Use pie charts to compare the sizes of categories to the entire dataset. To create a pie chart, you must have a categorical variable that divides your data into groups. These graphs consist of a circle (i.e., the pie) with slices representing subgroups. The size of each slice is proportional to the relative size of each category out of the whole. [Read more…] about Pie Charts: Using, Examples, and Interpreting

## Bar Charts: Using, Examples, and Interpreting

Use bar charts to compare categories when you have at least one categorical or discrete variable. Each bar represents a summary value for one discrete level, where longer bars indicate higher values. Types of summary values include counts, sums, means, and standard deviations. Bar charts are also known as bar graphs. [Read more…] about Bar Charts: Using, Examples, and Interpreting

## Line Charts: Using, Examples, and Interpreting

Use line charts to display a series of data points that are connected by lines. Analysts use line charts to emphasize changes in a metric on the vertical Y-axis by another variable on the horizontal X-axis. Often, the X-axis reflects time, but not always. Line charts are also known as line plots. [Read more…] about Line Charts: Using, Examples, and Interpreting

## Dot Plots: Using, Examples, and Interpreting

Use dot plots to display the distribution of your sample data when you have continuous variables. These graphs stack dots along the horizontal X-axis to represent the frequencies of different values. More dots indicate greater frequency. Each dot represents a set number of observations. [Read more…] about Dot Plots: Using, Examples, and Interpreting

## Empirical Cumulative Distribution Function (CDF) Plots

Use an empirical cumulative distribution function plot to display the data points in your sample from lowest to highest against their percentiles. These graphs require continuous variables and allow you to derive percentiles and other distribution properties. This function is also known as the empirical CDF or ECDF. [Read more…] about Empirical Cumulative Distribution Function (CDF) Plots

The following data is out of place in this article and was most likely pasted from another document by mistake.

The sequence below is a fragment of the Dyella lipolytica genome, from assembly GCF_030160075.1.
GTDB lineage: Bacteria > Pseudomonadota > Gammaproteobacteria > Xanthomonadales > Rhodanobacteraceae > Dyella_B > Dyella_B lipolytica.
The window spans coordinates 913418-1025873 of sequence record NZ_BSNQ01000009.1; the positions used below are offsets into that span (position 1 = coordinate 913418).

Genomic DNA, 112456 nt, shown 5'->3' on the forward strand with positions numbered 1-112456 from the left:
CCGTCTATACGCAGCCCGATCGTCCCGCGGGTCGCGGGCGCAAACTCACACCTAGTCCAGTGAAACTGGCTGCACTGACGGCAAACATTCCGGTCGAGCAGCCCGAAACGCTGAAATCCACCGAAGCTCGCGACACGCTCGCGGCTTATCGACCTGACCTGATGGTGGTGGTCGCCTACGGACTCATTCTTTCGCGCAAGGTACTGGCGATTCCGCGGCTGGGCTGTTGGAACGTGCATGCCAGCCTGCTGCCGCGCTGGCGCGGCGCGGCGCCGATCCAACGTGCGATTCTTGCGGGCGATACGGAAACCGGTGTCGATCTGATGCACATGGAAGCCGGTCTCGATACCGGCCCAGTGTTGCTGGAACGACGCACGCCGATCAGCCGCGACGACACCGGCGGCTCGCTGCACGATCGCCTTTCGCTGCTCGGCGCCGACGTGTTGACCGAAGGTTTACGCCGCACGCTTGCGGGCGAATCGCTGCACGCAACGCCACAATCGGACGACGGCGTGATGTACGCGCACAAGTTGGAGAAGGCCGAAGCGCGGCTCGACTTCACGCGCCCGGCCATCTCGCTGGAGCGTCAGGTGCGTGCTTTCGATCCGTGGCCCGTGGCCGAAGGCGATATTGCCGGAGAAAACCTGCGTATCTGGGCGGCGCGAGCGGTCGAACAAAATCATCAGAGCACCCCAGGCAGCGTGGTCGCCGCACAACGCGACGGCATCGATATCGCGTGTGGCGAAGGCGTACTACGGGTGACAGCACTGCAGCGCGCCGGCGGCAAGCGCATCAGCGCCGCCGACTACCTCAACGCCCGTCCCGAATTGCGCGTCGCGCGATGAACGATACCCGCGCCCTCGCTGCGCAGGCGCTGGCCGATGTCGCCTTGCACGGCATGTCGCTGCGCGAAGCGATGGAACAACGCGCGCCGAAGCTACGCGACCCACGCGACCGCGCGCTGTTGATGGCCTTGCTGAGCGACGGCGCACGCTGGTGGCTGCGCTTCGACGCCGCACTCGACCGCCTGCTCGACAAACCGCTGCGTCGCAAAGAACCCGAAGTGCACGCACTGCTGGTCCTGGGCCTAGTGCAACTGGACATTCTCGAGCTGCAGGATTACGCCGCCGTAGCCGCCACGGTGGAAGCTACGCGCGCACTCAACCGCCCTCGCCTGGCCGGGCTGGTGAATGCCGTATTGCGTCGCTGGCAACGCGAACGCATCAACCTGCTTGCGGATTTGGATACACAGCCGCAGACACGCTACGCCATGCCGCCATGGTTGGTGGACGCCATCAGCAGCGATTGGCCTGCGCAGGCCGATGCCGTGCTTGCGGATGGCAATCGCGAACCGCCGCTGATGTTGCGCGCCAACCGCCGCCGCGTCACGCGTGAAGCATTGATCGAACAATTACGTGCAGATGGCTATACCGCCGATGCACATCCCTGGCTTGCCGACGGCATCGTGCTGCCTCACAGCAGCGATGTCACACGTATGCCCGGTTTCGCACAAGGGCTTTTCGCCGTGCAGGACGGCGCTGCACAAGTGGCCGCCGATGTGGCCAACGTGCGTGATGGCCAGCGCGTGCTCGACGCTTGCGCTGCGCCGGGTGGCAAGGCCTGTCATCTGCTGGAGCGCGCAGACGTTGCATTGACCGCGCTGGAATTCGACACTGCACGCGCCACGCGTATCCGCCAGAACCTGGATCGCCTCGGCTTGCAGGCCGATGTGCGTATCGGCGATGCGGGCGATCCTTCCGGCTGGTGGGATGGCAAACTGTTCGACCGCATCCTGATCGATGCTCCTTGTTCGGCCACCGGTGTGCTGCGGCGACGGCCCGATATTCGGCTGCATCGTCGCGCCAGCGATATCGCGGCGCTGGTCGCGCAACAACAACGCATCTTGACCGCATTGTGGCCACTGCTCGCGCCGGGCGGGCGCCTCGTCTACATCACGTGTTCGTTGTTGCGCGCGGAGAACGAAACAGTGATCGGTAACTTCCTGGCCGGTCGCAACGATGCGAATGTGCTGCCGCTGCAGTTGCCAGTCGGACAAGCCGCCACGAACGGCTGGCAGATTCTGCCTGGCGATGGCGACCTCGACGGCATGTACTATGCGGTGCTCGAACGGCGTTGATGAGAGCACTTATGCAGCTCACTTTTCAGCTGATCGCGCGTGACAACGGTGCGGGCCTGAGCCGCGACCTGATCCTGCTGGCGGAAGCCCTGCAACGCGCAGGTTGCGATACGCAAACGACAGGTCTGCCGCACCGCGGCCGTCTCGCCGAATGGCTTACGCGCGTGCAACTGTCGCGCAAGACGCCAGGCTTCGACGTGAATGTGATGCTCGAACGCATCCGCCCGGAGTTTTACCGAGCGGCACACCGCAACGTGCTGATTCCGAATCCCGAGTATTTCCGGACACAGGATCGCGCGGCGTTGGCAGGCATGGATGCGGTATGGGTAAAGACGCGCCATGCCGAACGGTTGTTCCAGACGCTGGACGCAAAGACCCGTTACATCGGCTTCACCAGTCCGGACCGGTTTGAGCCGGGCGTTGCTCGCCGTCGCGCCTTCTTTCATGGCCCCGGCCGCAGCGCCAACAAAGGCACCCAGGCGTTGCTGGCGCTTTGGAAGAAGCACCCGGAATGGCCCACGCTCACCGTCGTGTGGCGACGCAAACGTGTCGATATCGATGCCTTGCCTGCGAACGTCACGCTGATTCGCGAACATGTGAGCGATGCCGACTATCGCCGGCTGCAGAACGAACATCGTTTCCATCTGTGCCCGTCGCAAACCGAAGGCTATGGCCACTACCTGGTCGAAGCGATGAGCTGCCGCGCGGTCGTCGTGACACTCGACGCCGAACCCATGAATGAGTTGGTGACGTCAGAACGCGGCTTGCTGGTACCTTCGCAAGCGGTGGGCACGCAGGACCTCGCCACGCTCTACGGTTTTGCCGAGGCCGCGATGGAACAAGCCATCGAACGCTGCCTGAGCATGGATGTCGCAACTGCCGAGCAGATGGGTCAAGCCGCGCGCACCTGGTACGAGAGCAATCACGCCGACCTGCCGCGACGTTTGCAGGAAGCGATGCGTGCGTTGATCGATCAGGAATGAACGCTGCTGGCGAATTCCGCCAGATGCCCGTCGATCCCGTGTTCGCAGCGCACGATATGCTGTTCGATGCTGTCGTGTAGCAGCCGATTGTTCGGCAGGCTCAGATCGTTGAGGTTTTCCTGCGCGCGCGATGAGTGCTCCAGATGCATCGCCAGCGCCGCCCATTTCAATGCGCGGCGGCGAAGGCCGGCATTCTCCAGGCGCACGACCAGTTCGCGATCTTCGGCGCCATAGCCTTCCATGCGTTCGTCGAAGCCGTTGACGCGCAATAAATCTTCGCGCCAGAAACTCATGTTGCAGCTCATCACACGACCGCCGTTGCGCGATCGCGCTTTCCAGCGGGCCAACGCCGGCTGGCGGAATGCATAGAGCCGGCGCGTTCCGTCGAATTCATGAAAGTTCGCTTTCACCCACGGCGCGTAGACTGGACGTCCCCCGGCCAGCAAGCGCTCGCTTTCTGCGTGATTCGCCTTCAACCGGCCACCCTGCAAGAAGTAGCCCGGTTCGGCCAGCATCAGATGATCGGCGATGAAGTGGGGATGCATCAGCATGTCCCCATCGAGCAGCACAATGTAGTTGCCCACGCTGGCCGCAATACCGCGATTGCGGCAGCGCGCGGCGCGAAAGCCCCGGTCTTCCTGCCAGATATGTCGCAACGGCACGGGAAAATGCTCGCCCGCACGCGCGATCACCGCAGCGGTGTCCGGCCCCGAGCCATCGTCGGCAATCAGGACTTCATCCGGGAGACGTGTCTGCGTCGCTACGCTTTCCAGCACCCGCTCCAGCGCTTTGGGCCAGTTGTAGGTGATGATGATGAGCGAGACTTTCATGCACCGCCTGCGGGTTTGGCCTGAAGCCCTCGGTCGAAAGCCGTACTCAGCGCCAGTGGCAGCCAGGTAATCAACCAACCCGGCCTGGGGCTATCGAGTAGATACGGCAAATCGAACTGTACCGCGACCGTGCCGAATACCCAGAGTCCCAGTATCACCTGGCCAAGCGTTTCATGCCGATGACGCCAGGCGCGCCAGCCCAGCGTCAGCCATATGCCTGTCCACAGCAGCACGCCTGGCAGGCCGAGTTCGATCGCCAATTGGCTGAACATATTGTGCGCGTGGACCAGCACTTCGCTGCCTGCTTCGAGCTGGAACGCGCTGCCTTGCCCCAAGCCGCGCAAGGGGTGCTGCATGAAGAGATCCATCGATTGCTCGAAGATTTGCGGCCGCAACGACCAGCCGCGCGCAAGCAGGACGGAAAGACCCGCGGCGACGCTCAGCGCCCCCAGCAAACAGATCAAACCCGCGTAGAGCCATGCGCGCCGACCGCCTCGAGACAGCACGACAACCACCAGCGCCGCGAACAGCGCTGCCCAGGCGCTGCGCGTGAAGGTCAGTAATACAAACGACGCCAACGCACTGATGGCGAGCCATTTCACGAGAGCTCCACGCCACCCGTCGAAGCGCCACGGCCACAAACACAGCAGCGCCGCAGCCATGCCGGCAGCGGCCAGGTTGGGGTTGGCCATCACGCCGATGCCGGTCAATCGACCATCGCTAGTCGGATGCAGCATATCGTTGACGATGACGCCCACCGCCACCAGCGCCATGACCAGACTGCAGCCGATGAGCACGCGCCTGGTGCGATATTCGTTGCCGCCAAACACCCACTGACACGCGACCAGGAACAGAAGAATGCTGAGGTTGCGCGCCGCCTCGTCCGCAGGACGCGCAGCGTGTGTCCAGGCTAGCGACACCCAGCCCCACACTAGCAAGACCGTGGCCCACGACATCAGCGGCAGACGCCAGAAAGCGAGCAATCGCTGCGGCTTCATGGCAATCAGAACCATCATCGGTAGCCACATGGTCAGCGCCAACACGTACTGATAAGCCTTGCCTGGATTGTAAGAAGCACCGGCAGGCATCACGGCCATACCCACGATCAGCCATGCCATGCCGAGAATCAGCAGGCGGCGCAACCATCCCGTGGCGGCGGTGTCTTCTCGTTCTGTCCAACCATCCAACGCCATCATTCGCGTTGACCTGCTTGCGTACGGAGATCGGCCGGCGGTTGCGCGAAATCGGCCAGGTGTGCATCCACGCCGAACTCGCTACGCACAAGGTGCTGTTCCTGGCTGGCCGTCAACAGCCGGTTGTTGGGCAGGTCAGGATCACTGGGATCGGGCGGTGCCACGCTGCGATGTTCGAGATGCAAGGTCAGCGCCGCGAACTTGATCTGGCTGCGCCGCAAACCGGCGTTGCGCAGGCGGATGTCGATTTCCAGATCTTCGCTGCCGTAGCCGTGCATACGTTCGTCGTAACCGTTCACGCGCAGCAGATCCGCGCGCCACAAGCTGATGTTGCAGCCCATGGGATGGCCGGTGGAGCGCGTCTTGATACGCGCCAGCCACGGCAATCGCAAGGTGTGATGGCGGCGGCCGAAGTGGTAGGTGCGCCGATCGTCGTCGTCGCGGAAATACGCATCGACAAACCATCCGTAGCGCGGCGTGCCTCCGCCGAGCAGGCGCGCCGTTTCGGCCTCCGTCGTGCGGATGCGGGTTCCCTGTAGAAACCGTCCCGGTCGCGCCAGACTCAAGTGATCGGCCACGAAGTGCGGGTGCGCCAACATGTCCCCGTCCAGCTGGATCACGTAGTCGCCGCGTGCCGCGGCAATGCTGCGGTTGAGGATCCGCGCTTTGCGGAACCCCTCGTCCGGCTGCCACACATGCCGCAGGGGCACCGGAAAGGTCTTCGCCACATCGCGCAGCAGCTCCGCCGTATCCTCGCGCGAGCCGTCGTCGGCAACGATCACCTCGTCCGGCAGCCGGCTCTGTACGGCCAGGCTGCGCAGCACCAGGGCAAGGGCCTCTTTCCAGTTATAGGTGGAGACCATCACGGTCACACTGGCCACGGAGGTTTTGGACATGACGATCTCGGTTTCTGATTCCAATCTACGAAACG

## Using Excel to Calculate Correlation

Excel can calculate correlation coefficients and a variety of other statistical analyses. Even if you don’t use Excel regularly, this post is an excellent introduction to calculating and interpreting correlation.

In this post, I provide step-by-step instructions for having Excel calculate Pearson’s correlation coefficient, and I’ll show you how to interpret the results. Additionally, I include links to relevant statistical resources I’ve written that provide intuitive explanations. Together, we’ll analyze and interpret an example dataset! [Read more…] about Using Excel to Calculate Correlation

## Autocorrelation and Partial Autocorrelation in Time Series Data

Autocorrelation is the correlation between two observations at different points in a time series. For example, values that are separated by an interval might have a strong positive or negative correlation. When these correlations are present, they indicate that past values influence the current value. Analysts use the autocorrelation and partial autocorrelation functions to understand the properties of time series data, fit the appropriate models, and make forecasts.

In this post, I cover both the autocorrelation function and partial autocorrelation function. You’ll learn about the differences between these functions and what they can tell you about your data. In later posts, I’ll show you how to incorporate this information in regression models of time series data and other time-series analyses.

## Autocorrelation and Partial Autocorrelation Basics

Autocorrelation is the correlation between two values in a time series. In other words, the time series data correlate with themselves—hence, the name. We talk about these correlations using the term “lags.” Analysts record time-series data by measuring a characteristic at evenly spaced intervals—such as daily, monthly, or yearly. The number of intervals between the two observations is the lag. For example, the lag between the current and previous observation is one. If you go back one more interval, the lag is two, and so on.